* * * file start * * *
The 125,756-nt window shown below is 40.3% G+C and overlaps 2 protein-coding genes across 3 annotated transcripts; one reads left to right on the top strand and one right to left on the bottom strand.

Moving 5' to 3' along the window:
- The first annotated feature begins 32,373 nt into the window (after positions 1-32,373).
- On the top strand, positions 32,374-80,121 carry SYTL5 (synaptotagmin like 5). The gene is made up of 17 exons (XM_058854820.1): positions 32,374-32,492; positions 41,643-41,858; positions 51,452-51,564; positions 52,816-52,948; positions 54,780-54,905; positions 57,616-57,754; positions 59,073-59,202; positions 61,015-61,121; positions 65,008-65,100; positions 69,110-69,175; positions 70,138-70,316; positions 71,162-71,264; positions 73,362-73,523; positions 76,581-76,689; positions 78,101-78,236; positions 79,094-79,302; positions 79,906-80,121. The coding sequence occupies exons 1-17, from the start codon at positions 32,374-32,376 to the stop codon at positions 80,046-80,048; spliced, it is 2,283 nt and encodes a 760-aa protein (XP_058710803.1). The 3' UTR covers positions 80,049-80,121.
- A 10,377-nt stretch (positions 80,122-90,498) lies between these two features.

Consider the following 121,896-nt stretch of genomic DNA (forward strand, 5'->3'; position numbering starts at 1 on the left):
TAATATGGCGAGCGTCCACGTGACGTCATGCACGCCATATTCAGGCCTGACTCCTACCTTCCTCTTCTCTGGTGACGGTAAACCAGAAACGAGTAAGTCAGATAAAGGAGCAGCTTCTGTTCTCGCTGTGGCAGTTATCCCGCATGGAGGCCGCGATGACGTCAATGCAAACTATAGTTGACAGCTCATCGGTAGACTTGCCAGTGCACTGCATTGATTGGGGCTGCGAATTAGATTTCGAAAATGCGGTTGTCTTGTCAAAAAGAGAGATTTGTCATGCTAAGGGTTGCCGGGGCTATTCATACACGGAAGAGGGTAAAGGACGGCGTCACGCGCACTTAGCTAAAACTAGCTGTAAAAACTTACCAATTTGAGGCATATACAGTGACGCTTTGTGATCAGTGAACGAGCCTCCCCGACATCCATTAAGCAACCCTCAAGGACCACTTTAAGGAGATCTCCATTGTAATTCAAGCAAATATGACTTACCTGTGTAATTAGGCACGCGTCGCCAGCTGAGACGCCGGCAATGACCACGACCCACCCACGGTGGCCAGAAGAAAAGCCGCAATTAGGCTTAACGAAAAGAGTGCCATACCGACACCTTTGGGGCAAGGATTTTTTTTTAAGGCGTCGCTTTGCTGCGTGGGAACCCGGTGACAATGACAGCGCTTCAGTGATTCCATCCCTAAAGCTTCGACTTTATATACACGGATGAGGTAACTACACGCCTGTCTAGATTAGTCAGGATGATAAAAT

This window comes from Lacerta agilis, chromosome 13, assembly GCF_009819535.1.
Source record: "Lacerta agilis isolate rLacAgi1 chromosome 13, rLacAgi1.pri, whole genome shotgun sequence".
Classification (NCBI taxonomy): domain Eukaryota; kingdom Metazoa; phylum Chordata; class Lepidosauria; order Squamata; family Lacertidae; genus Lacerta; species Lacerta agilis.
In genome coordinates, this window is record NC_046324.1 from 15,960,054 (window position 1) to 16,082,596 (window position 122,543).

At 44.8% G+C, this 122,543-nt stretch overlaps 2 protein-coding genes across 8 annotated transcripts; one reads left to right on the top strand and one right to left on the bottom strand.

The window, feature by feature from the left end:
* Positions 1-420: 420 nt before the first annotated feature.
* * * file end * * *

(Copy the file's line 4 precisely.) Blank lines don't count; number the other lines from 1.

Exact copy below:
- On the top strand, positions 32,374-80,121 carry SYTL5 (synaptotagmin like 5). The gene is made up of 17 exons (XM_058854820.1): positions 32,374-32,492; positions 41,643-41,858; positions 51,452-51,564; positions 52,816-52,948; positions 54,780-54,905; positions 57,616-57,754; positions 59,073-59,202; positions 61,015-61,121; positions 65,008-65,100; positions 69,110-69,175; positions 70,138-70,316; positions 71,162-71,264; positions 73,362-73,523; positions 76,581-76,689; positions 78,101-78,236; positions 79,094-79,302; positions 79,906-80,121. The coding sequence occupies exons 1-17, from the start codon at positions 32,374-32,376 to the stop codon at positions 80,046-80,048; spliced, it is 2,283 nt and encodes a 760-aa protein (XP_058710803.1). The 3' UTR covers positions 80,049-80,121.